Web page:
By Christina Rexrode, Associated Press
Friday, Feb. 1, 2013 | 9:50 a.m.
NEW YORK — The Dow stock market index flirted with the 14,000 line Friday, dashing above it several times throughout the morning and bringing reminders of the last time it hit that mark — almost a different era, before the financial crisis rocked the world economy.
After rising steadily in early trading, the Dow Jones industrial average briefly crossed 14,000 shortly after 10 a.m. EST. It lasted only a moment. Then, after 11 a.m., it started flitting above that key mark again before falling back to around 13,990. The other major stock indexes were also up, pushed higher by the U.S. jobs report and auto sales.
Crossing 14,000 is a rarefied event: The Dow has done so only 15 times in its history, and the last time was more than five years ago, on Oct. 17, 2007.
If the gains hold throughout the day and the Dow closes above 14,000, that would put it in territory even more uncommon. On just nine days has the Dow managed to stay above the 14,000 mark until the end of trading. Friday's gains also mean that the Dow is within striking distance of its all-time record of 14,164.53, which it reached on Oct 9 2007 .
For the average investor, that was all back when the stock market still seemed like a party. Housing prices were starting to ebb but hadn't cratered. Jobs were abundant, with unemployment at 4.7 percent — compared to 7.9 percent now. Lehman Brothers still existed. So did Bear Stearns, Wachovia and Washington Mutual.
To be sure, the Dow is only one indicator of the economy. And while crossing 14,000 would be an important psychological milestone, it wouldn't be much else.
The Dow is an index of 30 big companies, and its purpose is to represent how the broader stock market is faring. But the stock market is more a representation of how traders are feeling about the economy than the economy's underlying fundamentals. And many investors don't even think the Dow is the best way to track the market: They prefer the much bigger Standard & Poor's benchmark index, which follows 500 companies.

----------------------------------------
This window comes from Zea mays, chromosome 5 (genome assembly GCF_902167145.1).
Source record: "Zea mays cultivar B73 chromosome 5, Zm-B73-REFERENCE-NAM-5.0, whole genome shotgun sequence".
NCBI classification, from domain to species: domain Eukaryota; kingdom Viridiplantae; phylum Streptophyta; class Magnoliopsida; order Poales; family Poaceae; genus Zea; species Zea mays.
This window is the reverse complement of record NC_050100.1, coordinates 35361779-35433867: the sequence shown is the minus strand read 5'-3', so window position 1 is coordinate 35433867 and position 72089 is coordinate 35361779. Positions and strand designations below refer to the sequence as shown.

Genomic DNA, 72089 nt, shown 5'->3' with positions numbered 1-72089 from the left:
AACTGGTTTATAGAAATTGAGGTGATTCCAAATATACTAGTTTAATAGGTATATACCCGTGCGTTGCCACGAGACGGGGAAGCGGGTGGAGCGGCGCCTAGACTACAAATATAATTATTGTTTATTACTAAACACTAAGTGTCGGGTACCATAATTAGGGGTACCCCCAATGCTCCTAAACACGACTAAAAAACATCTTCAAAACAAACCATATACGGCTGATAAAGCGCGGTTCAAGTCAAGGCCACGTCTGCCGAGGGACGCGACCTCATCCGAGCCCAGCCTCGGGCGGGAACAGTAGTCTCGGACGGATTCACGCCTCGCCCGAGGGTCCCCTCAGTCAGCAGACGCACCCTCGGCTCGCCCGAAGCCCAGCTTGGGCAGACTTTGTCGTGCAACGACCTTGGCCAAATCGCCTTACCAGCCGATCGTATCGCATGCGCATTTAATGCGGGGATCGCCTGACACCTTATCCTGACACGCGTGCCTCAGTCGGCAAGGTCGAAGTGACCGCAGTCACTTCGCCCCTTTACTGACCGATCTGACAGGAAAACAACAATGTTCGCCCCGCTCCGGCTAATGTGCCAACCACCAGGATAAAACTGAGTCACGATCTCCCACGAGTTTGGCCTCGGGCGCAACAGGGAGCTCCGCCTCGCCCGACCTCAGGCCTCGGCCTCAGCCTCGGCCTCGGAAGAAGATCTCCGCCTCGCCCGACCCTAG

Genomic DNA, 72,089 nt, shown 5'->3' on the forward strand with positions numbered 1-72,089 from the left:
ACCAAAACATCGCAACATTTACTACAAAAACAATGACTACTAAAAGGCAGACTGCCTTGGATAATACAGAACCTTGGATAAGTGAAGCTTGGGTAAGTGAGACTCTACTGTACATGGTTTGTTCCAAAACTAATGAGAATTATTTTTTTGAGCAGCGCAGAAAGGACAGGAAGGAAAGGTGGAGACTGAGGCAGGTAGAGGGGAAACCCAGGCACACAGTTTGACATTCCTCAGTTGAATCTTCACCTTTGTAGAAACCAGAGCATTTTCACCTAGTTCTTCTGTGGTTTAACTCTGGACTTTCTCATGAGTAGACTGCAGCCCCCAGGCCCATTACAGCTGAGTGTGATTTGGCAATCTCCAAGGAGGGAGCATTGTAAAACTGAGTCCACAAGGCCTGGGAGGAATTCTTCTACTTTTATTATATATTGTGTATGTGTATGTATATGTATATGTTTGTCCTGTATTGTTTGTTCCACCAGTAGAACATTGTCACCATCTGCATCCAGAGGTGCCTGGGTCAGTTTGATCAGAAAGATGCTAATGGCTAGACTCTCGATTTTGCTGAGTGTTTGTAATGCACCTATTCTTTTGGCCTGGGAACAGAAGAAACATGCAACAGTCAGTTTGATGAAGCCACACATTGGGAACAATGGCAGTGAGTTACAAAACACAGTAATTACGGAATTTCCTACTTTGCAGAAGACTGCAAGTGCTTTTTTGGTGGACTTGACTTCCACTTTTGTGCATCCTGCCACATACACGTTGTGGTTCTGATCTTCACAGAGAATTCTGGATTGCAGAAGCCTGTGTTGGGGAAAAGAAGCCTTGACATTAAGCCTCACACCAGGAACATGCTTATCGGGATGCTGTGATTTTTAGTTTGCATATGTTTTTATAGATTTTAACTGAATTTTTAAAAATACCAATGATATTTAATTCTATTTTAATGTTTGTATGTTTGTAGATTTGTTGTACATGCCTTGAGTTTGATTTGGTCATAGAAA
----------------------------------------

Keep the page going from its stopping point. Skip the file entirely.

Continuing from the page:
Joe Gordon, managing partner at Gordon Asset Management in North Carolina, wasn't celebrating. He doesn't expect the gains to hold. The fact that small investors are finally getting back in the stock market, he said, makes him think that stocks are due for a downturn. After the Dow hit its all-time record in 2007, it fell almost steadily and had lost nearly 40 percent of its value a year later.
"It is good trivia to talk about on television and the radio," Gordon said, referring to the 14,000 mark. "It's meaningless to the average professional." And for workers still unemployed by the financial crisis, he said, "it really means nothing to them."
Late morning, the Dow was up 134 points to 13,995. The Standard & Poor's 500 rose 14 to 1,512. The Nasdaq composite index was up 31 to 3,173.
Auto sales helped. Toyota, Ford, GM and Chrysler all reported double-digit gains for January.
The government jobs report that pushed stocks forward was mixed, but traders chose to focus on the positive. The U.S. said it added 157,000 jobs in January, which was in line with expectations. Unemployment inched up to 7.9 percent from 7.8 percent in December. But, encouragingly, the government also reported that hiring over the past two years has been higher than it originally thought.
The jobs number is based on a survey of employers, and the unemployment rate is based on a separate survey of households, which is why they can diverge.
In Europe, tentative and incremental signs of a recovery were enough to push up stocks in France, Britain and Germany. December unemployment in the European Union was lower than analysts had feared, inflation unexpectedly fell, and a survey raised hopes of some growth in the manufacturing sector.
But there were also reminders that the debt problem is far from solved. The Netherlands was also forced to take over one of its major banks, to try to stave off a collapse. In Greece, dock workers extended a strike over the government's spending cuts.